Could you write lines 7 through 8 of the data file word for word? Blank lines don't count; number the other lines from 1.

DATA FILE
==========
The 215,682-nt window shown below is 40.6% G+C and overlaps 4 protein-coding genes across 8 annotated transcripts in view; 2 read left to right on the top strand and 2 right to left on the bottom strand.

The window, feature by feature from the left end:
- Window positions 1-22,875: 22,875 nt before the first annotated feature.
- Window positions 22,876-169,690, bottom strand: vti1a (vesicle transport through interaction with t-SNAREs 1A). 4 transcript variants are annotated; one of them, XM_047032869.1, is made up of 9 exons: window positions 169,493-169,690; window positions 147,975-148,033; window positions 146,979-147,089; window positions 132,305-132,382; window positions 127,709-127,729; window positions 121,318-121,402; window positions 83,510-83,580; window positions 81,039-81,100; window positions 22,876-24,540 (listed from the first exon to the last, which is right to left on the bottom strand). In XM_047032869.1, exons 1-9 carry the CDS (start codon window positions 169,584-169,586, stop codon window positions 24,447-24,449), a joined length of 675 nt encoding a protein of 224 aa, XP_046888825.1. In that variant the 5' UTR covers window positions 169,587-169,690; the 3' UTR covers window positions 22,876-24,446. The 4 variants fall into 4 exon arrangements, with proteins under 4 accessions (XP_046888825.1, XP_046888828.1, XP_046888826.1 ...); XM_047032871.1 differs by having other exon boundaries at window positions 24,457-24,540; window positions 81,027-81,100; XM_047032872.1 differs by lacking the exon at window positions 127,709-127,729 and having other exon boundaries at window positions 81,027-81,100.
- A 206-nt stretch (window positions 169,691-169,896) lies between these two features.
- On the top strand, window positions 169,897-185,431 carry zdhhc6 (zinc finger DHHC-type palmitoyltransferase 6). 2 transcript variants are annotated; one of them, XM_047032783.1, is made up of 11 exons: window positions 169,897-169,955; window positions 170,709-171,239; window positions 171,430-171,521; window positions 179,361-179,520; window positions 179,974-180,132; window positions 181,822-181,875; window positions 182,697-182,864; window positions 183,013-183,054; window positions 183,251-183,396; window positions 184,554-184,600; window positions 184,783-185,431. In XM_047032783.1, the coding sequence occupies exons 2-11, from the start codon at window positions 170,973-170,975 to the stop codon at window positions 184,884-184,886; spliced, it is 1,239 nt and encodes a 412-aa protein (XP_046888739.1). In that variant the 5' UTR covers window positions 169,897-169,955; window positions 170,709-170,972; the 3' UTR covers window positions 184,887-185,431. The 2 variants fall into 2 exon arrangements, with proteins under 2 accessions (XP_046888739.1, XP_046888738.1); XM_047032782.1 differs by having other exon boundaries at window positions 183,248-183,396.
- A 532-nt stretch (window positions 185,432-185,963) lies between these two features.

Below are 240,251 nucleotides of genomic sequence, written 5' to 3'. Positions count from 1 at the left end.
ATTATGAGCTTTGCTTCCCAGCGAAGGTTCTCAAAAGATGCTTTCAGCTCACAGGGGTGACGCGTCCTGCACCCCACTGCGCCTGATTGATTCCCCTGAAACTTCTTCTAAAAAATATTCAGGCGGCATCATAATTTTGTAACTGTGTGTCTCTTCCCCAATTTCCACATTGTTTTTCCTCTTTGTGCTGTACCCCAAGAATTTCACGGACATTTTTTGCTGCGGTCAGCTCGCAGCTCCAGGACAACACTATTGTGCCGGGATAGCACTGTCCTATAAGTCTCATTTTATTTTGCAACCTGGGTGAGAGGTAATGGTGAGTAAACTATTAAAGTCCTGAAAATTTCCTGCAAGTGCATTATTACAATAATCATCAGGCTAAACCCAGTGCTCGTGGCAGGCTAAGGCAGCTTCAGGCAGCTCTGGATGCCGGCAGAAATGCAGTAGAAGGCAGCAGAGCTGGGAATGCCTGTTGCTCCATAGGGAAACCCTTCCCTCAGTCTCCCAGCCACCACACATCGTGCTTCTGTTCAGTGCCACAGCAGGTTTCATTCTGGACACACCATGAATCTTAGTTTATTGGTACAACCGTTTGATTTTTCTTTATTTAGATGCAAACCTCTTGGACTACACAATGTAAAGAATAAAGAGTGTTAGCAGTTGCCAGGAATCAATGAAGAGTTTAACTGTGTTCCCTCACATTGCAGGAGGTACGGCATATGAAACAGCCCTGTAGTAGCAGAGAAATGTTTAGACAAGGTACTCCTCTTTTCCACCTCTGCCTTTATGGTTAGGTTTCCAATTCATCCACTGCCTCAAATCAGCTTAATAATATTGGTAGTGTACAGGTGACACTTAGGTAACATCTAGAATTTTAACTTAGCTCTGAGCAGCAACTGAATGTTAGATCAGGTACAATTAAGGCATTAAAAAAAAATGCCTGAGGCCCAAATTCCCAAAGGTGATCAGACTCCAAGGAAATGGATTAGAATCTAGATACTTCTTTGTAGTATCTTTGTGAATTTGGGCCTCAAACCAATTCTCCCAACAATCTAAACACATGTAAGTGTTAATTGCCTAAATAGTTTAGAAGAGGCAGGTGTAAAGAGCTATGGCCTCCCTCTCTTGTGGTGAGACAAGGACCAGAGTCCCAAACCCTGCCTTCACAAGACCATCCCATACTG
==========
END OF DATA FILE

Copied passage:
- A 532-nt stretch (window positions 185,432-185,963) lies between these two features.

Below are 240,251 nucleotides of genomic sequence, written 5' to 3'. Positions count from 1 at the left end.